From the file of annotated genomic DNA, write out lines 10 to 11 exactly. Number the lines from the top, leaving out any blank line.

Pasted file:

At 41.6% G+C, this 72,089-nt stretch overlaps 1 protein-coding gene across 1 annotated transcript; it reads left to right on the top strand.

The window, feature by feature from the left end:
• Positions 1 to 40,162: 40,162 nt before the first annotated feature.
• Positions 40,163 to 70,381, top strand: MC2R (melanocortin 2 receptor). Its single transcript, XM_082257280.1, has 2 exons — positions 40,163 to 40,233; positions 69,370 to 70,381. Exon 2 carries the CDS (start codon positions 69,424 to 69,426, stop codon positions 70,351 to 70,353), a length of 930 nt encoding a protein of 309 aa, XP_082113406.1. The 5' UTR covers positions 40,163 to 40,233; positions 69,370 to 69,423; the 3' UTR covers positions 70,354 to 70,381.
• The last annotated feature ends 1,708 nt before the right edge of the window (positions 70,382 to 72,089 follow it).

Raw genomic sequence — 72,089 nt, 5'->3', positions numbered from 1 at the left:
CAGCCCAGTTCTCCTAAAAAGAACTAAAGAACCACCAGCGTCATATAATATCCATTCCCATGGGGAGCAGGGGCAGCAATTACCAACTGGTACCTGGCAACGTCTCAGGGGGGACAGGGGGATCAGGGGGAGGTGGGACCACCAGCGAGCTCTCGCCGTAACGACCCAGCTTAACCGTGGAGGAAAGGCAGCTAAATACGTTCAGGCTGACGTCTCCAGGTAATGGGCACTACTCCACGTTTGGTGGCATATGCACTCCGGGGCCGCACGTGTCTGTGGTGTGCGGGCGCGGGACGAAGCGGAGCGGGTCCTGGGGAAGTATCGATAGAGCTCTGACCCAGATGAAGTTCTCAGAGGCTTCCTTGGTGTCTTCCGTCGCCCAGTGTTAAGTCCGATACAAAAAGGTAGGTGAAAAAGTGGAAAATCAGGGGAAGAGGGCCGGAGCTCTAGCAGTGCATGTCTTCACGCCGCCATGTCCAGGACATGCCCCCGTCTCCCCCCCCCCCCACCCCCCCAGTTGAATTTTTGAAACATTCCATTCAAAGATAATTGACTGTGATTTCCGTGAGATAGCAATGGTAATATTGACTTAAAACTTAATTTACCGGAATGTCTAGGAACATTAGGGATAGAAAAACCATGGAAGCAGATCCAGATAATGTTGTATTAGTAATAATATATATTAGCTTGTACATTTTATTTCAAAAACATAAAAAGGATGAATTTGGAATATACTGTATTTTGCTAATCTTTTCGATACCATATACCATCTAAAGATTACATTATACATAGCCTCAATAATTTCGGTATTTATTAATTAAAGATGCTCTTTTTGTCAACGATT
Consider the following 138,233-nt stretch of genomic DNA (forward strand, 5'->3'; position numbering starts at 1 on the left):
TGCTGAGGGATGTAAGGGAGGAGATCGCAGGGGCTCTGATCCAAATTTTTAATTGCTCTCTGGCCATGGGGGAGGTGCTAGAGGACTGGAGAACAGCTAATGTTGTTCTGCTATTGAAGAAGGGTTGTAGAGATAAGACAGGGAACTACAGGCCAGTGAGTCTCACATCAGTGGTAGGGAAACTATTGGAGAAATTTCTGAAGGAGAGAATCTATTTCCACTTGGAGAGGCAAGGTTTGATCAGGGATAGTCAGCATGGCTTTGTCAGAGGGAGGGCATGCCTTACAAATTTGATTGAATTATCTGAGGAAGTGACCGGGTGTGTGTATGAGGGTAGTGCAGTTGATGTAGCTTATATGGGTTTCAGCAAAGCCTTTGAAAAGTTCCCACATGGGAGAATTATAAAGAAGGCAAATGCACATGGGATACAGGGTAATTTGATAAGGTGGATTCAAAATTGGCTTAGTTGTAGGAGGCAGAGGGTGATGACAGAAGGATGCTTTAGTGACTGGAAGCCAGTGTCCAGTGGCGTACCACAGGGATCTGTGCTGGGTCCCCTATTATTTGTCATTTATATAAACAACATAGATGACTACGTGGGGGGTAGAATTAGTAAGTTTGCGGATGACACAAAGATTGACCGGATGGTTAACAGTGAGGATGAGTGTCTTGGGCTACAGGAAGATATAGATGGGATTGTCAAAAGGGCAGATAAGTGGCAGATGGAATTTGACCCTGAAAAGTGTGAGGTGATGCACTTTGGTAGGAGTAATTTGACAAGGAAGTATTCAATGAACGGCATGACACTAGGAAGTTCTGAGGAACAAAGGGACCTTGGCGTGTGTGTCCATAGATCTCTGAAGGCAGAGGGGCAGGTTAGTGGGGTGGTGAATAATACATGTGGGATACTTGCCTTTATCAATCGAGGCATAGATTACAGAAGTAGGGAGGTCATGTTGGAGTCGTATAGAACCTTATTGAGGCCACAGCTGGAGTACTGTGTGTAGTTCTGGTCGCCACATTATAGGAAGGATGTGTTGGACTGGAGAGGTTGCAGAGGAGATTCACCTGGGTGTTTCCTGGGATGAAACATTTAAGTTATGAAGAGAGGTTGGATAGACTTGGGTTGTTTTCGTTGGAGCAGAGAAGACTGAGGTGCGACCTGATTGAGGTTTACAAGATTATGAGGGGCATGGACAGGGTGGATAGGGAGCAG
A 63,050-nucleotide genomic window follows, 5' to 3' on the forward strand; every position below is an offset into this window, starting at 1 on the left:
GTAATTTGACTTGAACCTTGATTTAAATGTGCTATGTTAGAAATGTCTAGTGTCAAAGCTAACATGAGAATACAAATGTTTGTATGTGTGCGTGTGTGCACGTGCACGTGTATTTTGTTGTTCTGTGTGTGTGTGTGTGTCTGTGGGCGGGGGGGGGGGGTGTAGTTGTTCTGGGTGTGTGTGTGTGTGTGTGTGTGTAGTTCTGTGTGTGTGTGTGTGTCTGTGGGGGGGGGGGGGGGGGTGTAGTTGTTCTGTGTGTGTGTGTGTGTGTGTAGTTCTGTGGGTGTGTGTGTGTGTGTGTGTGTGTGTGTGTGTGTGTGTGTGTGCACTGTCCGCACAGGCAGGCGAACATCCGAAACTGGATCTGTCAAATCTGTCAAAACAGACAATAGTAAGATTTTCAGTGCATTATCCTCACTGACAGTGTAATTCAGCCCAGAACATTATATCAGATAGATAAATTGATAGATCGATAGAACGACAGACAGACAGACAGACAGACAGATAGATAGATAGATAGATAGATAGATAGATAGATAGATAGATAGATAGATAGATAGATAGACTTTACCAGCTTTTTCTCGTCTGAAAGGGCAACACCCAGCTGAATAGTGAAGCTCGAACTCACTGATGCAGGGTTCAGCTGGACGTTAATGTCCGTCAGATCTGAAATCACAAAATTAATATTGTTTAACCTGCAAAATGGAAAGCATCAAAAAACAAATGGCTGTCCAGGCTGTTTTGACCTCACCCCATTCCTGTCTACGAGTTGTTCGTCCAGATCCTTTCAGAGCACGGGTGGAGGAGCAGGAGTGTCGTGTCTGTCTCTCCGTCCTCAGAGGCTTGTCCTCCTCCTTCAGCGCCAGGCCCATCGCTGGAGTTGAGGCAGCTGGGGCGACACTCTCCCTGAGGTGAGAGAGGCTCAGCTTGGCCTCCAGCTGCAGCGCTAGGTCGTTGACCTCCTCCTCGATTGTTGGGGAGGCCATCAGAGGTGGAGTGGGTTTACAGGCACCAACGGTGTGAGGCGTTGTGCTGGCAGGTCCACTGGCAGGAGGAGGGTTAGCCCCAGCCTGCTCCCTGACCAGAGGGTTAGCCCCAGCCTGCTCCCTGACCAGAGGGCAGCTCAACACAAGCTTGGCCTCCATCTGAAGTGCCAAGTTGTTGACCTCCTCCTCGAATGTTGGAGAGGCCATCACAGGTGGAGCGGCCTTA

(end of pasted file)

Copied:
A 63,050-nucleotide genomic window follows, 5' to 3' on the forward strand; every position below is an offset into this window, starting at 1 on the left:
GTAATTTGACTTGAACCTTGATTTAAATGTGCTATGTTAGAAATGTCTAGTGTCAAAGCTAACATGAGAATACAAATGTTTGTATGTGTGCGTGTGTGCACGTGCACGTGTATTTTGTTGTTCTGTGTGTGTGTGTGTGTCTGTGGGCGGGGGGGGGGGGTGTAGTTGTTCTGGGTGTGTGTGTGTGTGTGTGTGTGTAGTTCTGTGTGTGTGTGTGTGTCTGTGGGGGGGGGGGGGGGGGTGTAGTTGTTCTGTGTGTGTGTGTGTGTGTGTAGTTCTGTGGGTGTGTGTGTGTGTGTGTGTGTGTGTGTGTGTGTGTGTGTGTGCACTGTCCGCACAGGCAGGCGAACATCCGAAACTGGATCTGTCAAATCTGTCAAAACAGACAATAGTAAGATTTTCAGTGCATTATCCTCACTGACAGTGTAATTCAGCCCAGAACATTATATCAGATAGATAAATTGATAGATCGATAGAACGACAGACAGACAGACAGACAGACAGATAGATAGATAGATAGATAGATAGATAGATAGATAGATAGATAGATAGATAGATAGATAGACTTTACCAGCTTTTTCTCGTCTGAAAGGGCAACACCCAGCTGAATAGTGAAGCTCGAACTCACTGATGCAGGGTTCAGCTGGACGTTAATGTCCGTCAGATCTGAAATCACAAAATTAATATTGTTTAACCTGCAAAATGGAAAGCATCAAAAAACAAATGGCTGTCCAGGCTGTTTTGACCTCACCCCATTCCTGTCTACGAGTTGTTCGTCCAGATCCTTTCAGAGCACGGGTGGAGGAGCAGGAGTGTCGTGTCTGTCTCTCCGTCCTCAGAGGCTTGTCCTCCTCCTTCAGCGCCAGGCCCATCGCTGGAGTTGAGGCAGCTGGGGCGACACTCTCCCTGAGGTGAGAGAGGCTCAGCTTGGCCTCCAGCTGCAGCGCTAGGTCGTTGACCTCCTCCTCGATTGTTGGGGAGGCCATCAGAGGTGGAGTGGGTTTACAGGCACCAACGGTGTGAGGCGTTGTGCTGGCAGGTCCACTGGCAGGAGGAGGGTTAGCCCCAGCCTGCTCCCTGACCAGAGGGTTAGCCCCAGCCTGCTCCCTGACCAGAGGGCAGCTCAACACAAGCTTGGCCTCCATCTGAAGTGCCAAGTTGTTGACCTCCTCCTCGAATGTTGGAGAGGCCATCACAGGTGGAGCGGCCTTA